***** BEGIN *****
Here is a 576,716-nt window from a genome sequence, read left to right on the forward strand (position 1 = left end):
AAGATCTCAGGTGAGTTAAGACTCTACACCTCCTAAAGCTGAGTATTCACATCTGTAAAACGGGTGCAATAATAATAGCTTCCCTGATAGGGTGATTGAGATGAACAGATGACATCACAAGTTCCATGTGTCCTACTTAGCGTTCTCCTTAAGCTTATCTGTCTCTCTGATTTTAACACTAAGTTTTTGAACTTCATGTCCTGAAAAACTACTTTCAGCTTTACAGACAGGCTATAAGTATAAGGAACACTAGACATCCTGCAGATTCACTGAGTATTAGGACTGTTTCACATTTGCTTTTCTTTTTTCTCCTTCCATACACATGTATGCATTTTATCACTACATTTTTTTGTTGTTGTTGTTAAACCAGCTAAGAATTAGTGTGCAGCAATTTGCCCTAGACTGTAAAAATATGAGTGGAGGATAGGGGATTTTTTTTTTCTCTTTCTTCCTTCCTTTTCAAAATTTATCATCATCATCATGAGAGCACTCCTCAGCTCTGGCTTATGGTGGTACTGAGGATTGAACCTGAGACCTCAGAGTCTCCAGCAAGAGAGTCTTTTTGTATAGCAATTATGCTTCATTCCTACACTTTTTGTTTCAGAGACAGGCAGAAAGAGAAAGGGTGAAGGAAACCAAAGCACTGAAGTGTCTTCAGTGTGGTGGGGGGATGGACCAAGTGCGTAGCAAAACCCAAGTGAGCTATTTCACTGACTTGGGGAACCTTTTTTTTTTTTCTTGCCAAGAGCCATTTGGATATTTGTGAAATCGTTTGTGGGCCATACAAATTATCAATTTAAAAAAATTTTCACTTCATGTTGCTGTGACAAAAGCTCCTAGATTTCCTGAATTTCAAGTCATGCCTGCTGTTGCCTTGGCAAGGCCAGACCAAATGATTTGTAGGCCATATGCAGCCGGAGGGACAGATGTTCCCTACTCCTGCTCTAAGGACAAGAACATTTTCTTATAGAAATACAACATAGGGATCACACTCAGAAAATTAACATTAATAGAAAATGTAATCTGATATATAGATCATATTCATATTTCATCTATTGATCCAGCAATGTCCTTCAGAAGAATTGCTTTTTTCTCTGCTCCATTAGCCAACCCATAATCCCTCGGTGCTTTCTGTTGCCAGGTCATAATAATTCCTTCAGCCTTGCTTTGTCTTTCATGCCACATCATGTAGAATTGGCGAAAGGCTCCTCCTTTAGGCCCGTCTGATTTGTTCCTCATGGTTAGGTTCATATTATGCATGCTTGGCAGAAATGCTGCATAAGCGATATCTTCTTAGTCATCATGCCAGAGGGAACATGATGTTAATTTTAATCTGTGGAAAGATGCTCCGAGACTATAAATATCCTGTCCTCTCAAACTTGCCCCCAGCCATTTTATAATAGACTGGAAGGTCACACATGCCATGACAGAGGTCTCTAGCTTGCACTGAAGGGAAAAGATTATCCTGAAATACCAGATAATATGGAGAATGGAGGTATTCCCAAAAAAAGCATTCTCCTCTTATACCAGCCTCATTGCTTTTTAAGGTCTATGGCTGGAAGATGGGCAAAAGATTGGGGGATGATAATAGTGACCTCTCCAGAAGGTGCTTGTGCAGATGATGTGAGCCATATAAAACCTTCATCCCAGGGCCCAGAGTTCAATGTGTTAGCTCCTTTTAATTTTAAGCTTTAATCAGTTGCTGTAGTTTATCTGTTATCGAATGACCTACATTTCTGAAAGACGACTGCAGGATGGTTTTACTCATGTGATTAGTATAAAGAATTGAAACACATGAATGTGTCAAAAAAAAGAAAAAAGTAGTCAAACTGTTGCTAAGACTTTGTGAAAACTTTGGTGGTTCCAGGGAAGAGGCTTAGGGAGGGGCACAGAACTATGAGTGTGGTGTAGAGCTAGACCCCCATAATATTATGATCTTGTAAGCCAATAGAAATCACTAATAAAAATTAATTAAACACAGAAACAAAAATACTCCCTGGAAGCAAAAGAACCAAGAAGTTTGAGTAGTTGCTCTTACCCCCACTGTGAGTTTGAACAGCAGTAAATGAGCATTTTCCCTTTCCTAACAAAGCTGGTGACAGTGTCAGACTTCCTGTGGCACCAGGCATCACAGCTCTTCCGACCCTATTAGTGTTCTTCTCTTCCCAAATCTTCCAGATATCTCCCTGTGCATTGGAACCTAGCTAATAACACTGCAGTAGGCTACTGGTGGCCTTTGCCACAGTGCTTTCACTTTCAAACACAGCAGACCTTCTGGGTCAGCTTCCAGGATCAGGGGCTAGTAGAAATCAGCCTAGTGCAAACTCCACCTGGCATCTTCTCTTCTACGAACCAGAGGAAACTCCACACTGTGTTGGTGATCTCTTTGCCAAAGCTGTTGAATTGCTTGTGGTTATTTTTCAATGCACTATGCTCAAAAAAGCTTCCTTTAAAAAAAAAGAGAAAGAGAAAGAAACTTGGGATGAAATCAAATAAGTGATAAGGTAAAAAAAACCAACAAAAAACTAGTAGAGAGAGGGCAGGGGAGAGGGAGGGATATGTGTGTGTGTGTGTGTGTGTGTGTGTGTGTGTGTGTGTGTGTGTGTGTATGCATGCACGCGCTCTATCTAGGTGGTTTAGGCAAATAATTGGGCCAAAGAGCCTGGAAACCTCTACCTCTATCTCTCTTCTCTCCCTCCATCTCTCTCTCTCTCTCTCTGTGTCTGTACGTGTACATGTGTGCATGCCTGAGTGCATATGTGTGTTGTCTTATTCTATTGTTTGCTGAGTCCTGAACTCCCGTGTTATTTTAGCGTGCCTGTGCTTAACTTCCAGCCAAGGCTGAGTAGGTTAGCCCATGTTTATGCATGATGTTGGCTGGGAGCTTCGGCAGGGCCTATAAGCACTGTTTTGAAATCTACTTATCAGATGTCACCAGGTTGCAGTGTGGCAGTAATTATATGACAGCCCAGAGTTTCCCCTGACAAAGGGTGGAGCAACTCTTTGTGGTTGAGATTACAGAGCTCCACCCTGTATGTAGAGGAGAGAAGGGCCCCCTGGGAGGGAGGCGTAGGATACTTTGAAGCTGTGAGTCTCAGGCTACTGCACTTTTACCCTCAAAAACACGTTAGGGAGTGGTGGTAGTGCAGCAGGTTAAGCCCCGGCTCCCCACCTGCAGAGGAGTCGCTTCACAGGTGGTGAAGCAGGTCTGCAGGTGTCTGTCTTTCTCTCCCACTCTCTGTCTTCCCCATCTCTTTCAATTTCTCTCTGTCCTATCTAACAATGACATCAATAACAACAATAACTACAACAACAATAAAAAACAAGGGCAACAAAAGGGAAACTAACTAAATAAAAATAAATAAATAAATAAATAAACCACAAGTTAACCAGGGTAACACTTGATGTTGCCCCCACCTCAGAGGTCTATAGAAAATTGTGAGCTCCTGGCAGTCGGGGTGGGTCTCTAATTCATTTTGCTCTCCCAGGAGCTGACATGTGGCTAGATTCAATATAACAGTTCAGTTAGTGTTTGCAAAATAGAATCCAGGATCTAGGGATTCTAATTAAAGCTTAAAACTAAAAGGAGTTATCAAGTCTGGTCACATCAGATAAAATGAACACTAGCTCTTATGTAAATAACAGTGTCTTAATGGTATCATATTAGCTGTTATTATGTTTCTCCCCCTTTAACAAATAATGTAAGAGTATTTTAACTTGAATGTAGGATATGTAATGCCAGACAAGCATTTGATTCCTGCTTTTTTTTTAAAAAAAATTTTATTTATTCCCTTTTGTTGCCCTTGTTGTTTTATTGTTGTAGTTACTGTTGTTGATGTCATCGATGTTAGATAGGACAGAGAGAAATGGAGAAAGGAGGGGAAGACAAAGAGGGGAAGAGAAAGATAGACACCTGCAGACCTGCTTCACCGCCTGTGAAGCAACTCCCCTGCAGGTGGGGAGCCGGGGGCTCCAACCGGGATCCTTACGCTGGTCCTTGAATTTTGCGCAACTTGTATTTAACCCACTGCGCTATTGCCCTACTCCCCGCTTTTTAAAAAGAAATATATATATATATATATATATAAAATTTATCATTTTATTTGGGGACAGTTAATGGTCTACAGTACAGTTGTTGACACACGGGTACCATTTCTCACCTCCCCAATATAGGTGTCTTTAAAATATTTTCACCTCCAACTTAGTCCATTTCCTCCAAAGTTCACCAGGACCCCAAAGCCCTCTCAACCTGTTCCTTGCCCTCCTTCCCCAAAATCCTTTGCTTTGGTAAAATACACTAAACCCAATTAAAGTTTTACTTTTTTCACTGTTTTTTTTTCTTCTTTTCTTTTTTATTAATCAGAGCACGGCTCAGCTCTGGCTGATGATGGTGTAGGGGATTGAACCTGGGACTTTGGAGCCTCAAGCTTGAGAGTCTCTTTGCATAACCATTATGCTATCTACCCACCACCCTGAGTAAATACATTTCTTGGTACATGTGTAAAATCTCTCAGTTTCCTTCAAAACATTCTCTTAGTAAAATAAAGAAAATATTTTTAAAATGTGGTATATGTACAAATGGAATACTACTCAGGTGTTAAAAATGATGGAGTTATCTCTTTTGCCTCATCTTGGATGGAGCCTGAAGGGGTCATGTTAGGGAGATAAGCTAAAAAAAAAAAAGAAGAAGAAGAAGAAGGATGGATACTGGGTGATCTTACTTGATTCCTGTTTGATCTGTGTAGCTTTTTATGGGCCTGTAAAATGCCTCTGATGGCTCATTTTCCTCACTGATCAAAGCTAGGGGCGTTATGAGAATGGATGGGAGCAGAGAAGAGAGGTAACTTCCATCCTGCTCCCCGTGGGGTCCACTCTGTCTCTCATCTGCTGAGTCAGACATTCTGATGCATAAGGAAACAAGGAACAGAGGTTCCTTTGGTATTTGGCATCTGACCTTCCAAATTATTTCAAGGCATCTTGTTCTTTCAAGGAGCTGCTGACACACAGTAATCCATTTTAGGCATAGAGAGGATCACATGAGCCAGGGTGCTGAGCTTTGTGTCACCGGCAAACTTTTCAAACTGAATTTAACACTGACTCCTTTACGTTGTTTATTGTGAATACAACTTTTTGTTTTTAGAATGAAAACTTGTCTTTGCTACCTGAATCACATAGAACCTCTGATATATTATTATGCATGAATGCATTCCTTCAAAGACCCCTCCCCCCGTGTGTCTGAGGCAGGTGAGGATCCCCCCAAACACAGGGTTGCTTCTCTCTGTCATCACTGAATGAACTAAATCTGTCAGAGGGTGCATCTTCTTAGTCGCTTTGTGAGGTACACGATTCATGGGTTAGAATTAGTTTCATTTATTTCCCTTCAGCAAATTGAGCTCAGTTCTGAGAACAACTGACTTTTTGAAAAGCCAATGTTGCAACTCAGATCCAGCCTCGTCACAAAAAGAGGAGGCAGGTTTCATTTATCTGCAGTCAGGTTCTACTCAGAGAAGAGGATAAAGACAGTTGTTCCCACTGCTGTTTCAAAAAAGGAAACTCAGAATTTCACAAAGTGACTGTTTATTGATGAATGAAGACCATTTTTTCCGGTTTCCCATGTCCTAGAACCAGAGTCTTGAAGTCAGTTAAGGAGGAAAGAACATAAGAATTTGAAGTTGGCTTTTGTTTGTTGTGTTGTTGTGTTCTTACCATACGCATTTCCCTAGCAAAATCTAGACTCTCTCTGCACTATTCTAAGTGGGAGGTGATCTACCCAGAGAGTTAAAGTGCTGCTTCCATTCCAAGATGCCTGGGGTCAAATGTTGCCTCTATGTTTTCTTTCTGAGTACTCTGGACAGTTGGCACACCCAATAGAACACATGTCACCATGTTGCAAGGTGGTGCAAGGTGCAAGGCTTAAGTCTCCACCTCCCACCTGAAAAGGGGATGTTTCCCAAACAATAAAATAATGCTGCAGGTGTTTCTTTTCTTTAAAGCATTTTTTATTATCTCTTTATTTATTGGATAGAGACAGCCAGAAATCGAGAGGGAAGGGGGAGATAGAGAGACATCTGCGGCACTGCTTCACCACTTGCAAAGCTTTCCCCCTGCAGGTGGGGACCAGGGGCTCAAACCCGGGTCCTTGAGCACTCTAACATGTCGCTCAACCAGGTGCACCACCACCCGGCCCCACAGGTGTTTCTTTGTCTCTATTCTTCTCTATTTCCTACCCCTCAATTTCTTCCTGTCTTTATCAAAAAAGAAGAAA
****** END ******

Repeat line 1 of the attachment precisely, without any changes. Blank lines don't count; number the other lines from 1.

Here is a 576,716-nt window from a genome sequence, read left to right on the forward strand (position 1 = left end):